I did glance over documentation and see that it has built in memory but you can add more via the SD slot. So I grabbed a spare 64gb card and stuck it in there. It would not power on and stop blinking like it was supposed to. After digging I find out that it ONLY supports special SD cards (really!!!!) That is absolutely ridiculous, but there is actually plenty of built in memory.
So I removed the SD card and it powers up fine. In the process of trying to figure out the bootup problem (having standard SD card in slot), I tried to locate a "Calibration PDF" on their website. This is the sheet you run through the scanner to calibrate it. Can you believe they make you buy that if you lose it! Another blunder in my opinion. My wife had the calibration page but I am letting you know so if you buy a used one you better make sure the calibration card is in there or your will have to buy another one if the calibration is ever needed again (not sure why you would but just letting you know).
Once the scanner is turned on the light is green (300 dpi scan). If you press the button again, it goes to Orange which is 600dpi. They should have a simple sticker above the power button telling you this but they don't and they should allow you to set a default setting which they don't.
We are doing photos so we did the scans at 600 dpi which still went plenty fast enough. 300dpi is REALLY fast (ie for documents).
After you scan all of your photos, you have to open the software to import the scanned photos. BUT, when you click on the "Import" button in top right corner, it has not completed the import process. After you select all the images on the screen, you have to click on the SAVE button down below actually save them to your local drive. Why they do not allow you to just click the import and have the save process as part of that I do not know. It is just one extra step you have to do to save the photos.
But even with these problem I still give this thing 5 stars. My wife is having to use our Epson 7510 for the larger pictures and ones already in the scrap book. The speed and ease of using the Doxie Plus is outstanding. I am sure this product is like everything. The folks who design it and package it, and write the manuals, etc, never actually use it so they have no idea on the simple and stupid mistakes they make.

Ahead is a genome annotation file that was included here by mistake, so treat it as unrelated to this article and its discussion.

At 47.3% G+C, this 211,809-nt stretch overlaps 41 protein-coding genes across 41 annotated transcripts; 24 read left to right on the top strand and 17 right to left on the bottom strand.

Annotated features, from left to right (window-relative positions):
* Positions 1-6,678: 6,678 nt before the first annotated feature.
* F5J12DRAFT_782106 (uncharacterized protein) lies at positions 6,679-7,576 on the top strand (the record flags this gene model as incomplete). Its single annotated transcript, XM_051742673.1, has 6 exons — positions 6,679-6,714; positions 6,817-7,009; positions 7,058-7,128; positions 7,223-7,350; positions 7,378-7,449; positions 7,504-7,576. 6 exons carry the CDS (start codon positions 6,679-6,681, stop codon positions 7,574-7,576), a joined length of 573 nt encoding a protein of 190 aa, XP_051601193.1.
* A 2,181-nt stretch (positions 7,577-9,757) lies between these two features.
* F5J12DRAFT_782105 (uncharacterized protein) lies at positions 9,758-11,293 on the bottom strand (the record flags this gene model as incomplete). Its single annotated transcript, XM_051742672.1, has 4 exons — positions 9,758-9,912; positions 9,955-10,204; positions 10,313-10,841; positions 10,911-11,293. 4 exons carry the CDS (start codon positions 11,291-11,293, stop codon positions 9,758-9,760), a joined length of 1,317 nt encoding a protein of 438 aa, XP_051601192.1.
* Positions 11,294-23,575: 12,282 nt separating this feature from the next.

Bottom line, buy one, you will be glad you did :)
1) The Doxie does allow the use of SD cards up to 32GB. And it should be formatted in FAT32. They are considering putting a sticker or some other means of letting customers know that 32GB is the max. In my opinion it might be easier and more effective to update the firmware to allow for much larger SD cards since these are the norm, not the exception in 2015.
2) After doing some extensive scanning of not only photos, but documents (ie medical records), it is evident that the saving process designed by Doxie is most ideal. We scanned many photos and documents and the documents we saved as PDF's where the photos were saved as JPG's. Also, the photos were separated by child and year. So I found my original thought on this to be a little misguided.
3) Doxie has stated that the calibration card has to be the original printed card. It is a heavier card stock and printing on a 8x11 sheet of paper would not work. You can contact them about getting a Calibration card if yours is missing.
I take pride in offering detailed and accurate reviews so I wanted to clarify these issues. But nothing changes on the fact that this device is an awesome little scanner and I am sure you will be happy with it.
I purchased this to replace a ScanSnap iX100 scanner. I liked the idea that it could scan directly to SD card without being attached to a computer-true portability. Unfortunately, beauty is only skin deep, and when you peer into the inner workings of this Doxie scanner, it isn't the end-all answer.
Let me start by saying I scanned 379 documents directly to the included SD card and then downloaded them wirelessly into my iPad - so that system works fine. But my first issue was the size of the PDF files compared to the size of the files the ScanSnap produces. For example, a multiple page photograph enriched document produced a 10.5MB size file with Doxie. That same file with ScanSnap was 3.5MB. Three times the size. And that difference continued throughout all types of scans.